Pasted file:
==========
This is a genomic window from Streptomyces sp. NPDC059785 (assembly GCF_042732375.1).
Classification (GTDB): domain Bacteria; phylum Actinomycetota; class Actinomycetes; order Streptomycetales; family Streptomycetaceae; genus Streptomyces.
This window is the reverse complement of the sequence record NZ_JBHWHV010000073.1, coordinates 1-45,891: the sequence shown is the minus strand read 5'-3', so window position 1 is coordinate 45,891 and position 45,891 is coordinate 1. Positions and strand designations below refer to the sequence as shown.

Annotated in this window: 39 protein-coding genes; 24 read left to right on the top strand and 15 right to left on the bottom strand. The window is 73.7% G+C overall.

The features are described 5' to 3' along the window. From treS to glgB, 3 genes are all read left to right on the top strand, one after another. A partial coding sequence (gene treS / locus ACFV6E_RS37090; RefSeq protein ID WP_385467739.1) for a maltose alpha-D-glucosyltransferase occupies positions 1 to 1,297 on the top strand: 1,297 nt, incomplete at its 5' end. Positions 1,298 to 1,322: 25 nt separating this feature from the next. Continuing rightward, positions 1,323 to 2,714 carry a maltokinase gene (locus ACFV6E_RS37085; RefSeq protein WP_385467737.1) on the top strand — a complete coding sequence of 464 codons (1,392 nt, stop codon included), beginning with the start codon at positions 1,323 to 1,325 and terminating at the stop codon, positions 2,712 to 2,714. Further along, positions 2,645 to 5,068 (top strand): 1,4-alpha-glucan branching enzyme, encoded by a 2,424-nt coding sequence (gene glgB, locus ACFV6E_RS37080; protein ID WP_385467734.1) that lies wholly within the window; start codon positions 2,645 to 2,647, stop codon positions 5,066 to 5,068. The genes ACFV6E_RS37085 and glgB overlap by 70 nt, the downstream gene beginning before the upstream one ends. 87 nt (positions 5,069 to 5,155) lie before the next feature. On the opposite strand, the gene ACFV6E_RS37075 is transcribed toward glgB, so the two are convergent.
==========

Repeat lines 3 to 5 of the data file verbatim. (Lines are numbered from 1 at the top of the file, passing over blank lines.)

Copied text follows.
This window is the reverse complement of the sequence record NZ_JBHWHV010000073.1, coordinates 1-45,891: the sequence shown is the minus strand read 5'-3', so window position 1 is coordinate 45,891 and position 45,891 is coordinate 1. Positions and strand designations below refer to the sequence as shown.

Annotated in this window: 39 protein-coding genes; 24 read left to right on the top strand and 15 right to left on the bottom strand. The window is 73.7% G+C overall.

The features are described 5' to 3' along the window. From treS to glgB, 3 genes are all read left to right on the top strand, one after another. A partial coding sequence (gene treS / locus ACFV6E_RS37090; RefSeq protein ID WP_385467739.1) for a maltose alpha-D-glucosyltransferase occupies positions 1 to 1,297 on the top strand: 1,297 nt, incomplete at its 5' end. Positions 1,298 to 1,322: 25 nt separating this feature from the next. Continuing rightward, positions 1,323 to 2,714 carry a maltokinase gene (locus ACFV6E_RS37085; RefSeq protein WP_385467737.1) on the top strand — a complete coding sequence of 464 codons (1,392 nt, stop codon included), beginning with the start codon at positions 1,323 to 1,325 and terminating at the stop codon, positions 2,712 to 2,714. Further along, positions 2,645 to 5,068 (top strand): 1,4-alpha-glucan branching enzyme, encoded by a 2,424-nt coding sequence (gene glgB, locus ACFV6E_RS37080; protein ID WP_385467734.1) that lies wholly within the window; start codon positions 2,645 to 2,647, stop codon positions 5,066 to 5,068. The genes ACFV6E_RS37085 and glgB overlap by 70 nt, the downstream gene beginning before the upstream one ends. 87 nt (positions 5,069 to 5,155) lie before the next feature. On the opposite strand, the gene ACFV6E_RS37075 is transcribed toward glgB, so the two are convergent.